How we are transforming the Pest Management Regulatory Agency
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About the transformation
Over the years, Parliament, stakeholders, independent researchers, the Commissioner of the Environment and Sustainable Development, the public and the PMRA itself have suggested ways to improve how the PMRA works.
These include ways to:
- further strengthen environmental and human health protection through modernized business processes
- improve transparency and access to information and data related to pesticide reviews and decisions
- increase the use of real-world data and independent advice
Transforming the pesticide program is a key priority for the PMRA and a mandate commitment for the Minister of Health.
4 pillars of transformation
The agency has built its transformation on 4 pillars of action:
- improved transparency
- increased use of real-world data and independent advice
- strengthened human health and environmental protection through modernized pesticide business processes
- targeted review of the Pest Control Products Act
The scientific assessment process for pesticides protects human health and the environment. The review process is rigorous, evidence-based and complex. We recognize that the transparency and openness of our work is critical in strengthening trust in our regulatory decisions.
To help people understand what our role is and how we regulate pesticides in Canada, we will:
- revisit what types of information and data are currently available for review with an aim to improving access
- better explain how data is considered and factored into the decision-making process
- ensure regulatory documents are written in clear, concise and plain language
- provide opportunities for engagement throughout the decision-making process
Openness, transparency and accountability are guiding principles of the Government of Canada. That is why we are making more data and information available to Canadians than ever before.
Increased use of real-world data and independent advice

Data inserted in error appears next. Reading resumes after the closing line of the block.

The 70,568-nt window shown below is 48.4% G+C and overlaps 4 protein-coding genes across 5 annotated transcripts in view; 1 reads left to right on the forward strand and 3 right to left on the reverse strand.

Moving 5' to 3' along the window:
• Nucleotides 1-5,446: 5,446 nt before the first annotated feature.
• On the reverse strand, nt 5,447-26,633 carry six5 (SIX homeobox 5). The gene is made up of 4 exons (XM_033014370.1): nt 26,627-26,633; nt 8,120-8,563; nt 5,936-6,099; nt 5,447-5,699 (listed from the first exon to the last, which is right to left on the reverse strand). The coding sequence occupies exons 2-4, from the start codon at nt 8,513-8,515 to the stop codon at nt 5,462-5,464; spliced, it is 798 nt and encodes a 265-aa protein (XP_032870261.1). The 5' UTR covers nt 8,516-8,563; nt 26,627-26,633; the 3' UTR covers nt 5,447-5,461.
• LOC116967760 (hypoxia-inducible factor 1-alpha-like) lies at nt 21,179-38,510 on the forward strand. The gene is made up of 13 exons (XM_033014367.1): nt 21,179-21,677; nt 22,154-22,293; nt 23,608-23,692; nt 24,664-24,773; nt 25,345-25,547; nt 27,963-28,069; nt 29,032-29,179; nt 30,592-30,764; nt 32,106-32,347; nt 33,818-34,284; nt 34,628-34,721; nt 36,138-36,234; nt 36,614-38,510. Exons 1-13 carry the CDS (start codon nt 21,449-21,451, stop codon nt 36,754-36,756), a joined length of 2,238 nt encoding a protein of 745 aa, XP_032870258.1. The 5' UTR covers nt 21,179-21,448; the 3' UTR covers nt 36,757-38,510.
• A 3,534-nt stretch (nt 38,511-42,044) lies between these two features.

We rely on data from a variety of sources, including:
- the pesticide industry
- pesticide users
- non-governmental organizations
- peer reviewed scientific journals
- other federal and provincial departments
Currently, PMRA's access to comprehensive, real-world data and independent advice about pesticides is limited. We will diversify the sources and increase the volume of information used to make decisions on pesticides.
When reviewing pesticides for human health and environmental safety, it's important to consider:
- levels of pesticides in Canadian waters
- information on how, where and how much pesticides are used in Canada
We will establish:
- a program to collect and use more water monitoring data with support from sampling partners across the Canada
- a framework in consultation with various stakeholders to collect, monitor, analyze and publically report on pesticide use information in Canada.
- a science advisory committee to obtain independent scientific advice on certain scientific aspects of our work
Strengthened protection of human health and the environment through modernized business process
We will make changes to our business processes to ensure more responsive pesticide life cycle monitoring. Specifically, we will:
- modernize from a point-in-time model to a continuous oversight lifecycle approach.
- This will include expanding and formalizing the use of data throughout the pesticide's regulatory lifecycle to make better informed regulatory decisions.
- improve regulatory processes for increased efficiency and timely assessment and management of risks
- introduce a risk-based approach to allow the PMRA to direct resources where they are most needed to make timely decisions for overall improved health and environmental protection
Targeted review of the Pest Control Products Act
As part of this transformation, we will conduct a targeted review of the Pest Control Products Act. This targeted legislative review will help the PMRA determine whether legislative changes to the PCPA are required to support our efforts to modernize and strengthen the regulatory system on issues like transparency, modernized business processes and the use of real world data.
Consultations this spring will help with the development of both policy and legislative proposals to achieve these objectives.
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